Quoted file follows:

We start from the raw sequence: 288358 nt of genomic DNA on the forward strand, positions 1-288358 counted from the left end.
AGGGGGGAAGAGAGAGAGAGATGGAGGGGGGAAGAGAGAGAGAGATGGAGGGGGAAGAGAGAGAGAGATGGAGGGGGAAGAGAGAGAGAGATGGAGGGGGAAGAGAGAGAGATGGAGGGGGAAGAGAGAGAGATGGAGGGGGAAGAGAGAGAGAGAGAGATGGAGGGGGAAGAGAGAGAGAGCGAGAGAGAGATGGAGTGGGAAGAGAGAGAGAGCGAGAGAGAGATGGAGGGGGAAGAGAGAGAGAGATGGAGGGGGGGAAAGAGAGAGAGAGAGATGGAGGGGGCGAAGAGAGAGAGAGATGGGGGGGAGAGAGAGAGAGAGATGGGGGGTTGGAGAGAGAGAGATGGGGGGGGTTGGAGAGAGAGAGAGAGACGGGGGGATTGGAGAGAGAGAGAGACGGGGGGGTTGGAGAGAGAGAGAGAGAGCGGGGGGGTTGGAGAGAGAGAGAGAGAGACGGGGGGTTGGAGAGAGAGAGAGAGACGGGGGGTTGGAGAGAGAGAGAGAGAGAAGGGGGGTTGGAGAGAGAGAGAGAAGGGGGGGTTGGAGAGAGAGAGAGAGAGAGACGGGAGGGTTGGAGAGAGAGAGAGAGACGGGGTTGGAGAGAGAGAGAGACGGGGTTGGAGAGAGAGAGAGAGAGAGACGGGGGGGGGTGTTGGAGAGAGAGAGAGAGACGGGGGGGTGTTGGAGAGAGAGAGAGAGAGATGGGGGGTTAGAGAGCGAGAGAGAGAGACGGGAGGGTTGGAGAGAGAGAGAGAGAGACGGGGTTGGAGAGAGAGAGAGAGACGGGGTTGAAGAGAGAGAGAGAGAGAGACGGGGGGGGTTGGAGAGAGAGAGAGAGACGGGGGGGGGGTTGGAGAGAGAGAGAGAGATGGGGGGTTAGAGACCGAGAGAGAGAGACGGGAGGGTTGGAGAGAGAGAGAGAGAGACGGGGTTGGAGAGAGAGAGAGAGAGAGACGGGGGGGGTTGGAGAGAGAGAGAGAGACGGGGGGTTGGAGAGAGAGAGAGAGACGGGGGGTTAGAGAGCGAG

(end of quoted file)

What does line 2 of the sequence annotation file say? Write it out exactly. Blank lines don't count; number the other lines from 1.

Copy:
AGGGGGGAAGAGAGAGAGAGATGGAGGGGGGAAGAGAGAGAGAGATGGAGGGGGAAGAGAGAGAGAGATGGAGGGGGAAGAGAGAGAGAGATGGAGGGGGAAGAGAGAGAGATGGAGGGGGAAGAGAGAGAGATGGAGGGGGAAGAGAGAGAGAGAGAGATGGAGGGGGAAGAGAGAGAGAGCGAGAGAGAGATGGAGTGGGAAGAGAGAGAGAGCGAGAGAGAGATGGAGGGGGAAGAGAGAGAGAGATGGAGGGGGGGAAAGAGAGAGAGAGAGATGGAGGGGGCGAAGAGAGAGAGAGATGGGGGGGAGAGAGAGAGAGAGATGGGGGGTTGGAGAGAGAGAGATGGGGGGGGTTGGAGAGAGAGAGAGAGACGGGGGGATTGGAGAGAGAGAGAGACGGGGGGGTTGGAGAGAGAGAGAGAGAGCGGGGGGGTTGGAGAGAGAGAGAGAGAGACGGGGGGTTGGAGAGAGAGAGAGAGACGGGGGGTTGGAGAGAGAGAGAGAGAGAAGGGGGGTTGGAGAGAGAGAGAGAAGGGGGGGTTGGAGAGAGAGAGAGAGAGAGACGGGAGGGTTGGAGAGAGAGAGAGAGACGGGGTTGGAGAGAGAGAGAGACGGGGTTGGAGAGAGAGAGAGAGAGAGACGGGGGGGGGTGTTGGAGAGAGAGAGAGAGACGGGGGGGTGTTGGAGAGAGAGAGAGAGAGATGGGGGGTTAGAGAGCGAGAGAGAGAGACGGGAGGGTTGGAGAGAGAGAGAGAGAGACGGGGTTGGAGAGAGAGAGAGAGACGGGGTTGAAGAGAGAGAGAGAGAGAGACGGGGGGGGTTGGAGAGAGAGAGAGAGACGGGGGGGGGGTTGGAGAGAGAGAGAGAGATGGGGGGTTAGAGACCGAGAGAGAGAGACGGGAGGGTTGGAGAGAGAGAGAGAGAGACGGGGTTGGAGAGAGAGAGAGAGAGAGACGGGGGGGGTTGGAGAGAGAGAGAGAGACGGGGGGTTGGAGAGAGAGAGAGAGACGGGGGGTTAGAGAGCGAG